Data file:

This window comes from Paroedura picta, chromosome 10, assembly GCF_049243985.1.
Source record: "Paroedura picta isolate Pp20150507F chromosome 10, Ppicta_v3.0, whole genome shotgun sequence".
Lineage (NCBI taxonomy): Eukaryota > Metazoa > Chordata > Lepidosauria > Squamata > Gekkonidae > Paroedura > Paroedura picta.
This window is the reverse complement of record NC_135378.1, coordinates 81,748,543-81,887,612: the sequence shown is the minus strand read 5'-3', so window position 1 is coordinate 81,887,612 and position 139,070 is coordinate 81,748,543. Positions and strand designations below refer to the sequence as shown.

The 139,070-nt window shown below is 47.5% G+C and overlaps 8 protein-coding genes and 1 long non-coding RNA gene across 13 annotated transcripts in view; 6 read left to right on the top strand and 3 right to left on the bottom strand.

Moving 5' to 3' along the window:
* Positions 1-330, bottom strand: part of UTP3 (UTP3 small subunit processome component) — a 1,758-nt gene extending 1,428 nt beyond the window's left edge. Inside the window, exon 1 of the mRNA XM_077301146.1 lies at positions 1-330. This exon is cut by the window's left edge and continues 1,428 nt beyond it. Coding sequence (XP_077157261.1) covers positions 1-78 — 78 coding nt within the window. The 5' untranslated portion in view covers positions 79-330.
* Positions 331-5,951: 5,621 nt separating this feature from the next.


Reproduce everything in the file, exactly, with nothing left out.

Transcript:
This window comes from Paroedura picta, chromosome 10, assembly GCF_049243985.1.
Source record: "Paroedura picta isolate Pp20150507F chromosome 10, Ppicta_v3.0, whole genome shotgun sequence".
Lineage (NCBI taxonomy): Eukaryota > Metazoa > Chordata > Lepidosauria > Squamata > Gekkonidae > Paroedura > Paroedura picta.
This window is the reverse complement of record NC_135378.1, coordinates 81,748,543-81,887,612: the sequence shown is the minus strand read 5'-3', so window position 1 is coordinate 81,887,612 and position 139,070 is coordinate 81,748,543. Positions and strand designations below refer to the sequence as shown.

The 139,070-nt window shown below is 47.5% G+C and overlaps 8 protein-coding genes and 1 long non-coding RNA gene across 13 annotated transcripts in view; 6 read left to right on the top strand and 3 right to left on the bottom strand.

Moving 5' to 3' along the window:
* Positions 1-330, bottom strand: part of UTP3 (UTP3 small subunit processome component) — a 1,758-nt gene extending 1,428 nt beyond the window's left edge. Inside the window, exon 1 of the mRNA XM_077301146.1 lies at positions 1-330. This exon is cut by the window's left edge and continues 1,428 nt beyond it. Coding sequence (XP_077157261.1) covers positions 1-78 — 78 coding nt within the window. The 5' untranslated portion in view covers positions 79-330.
* Positions 331-5,951: 5,621 nt separating this feature from the next.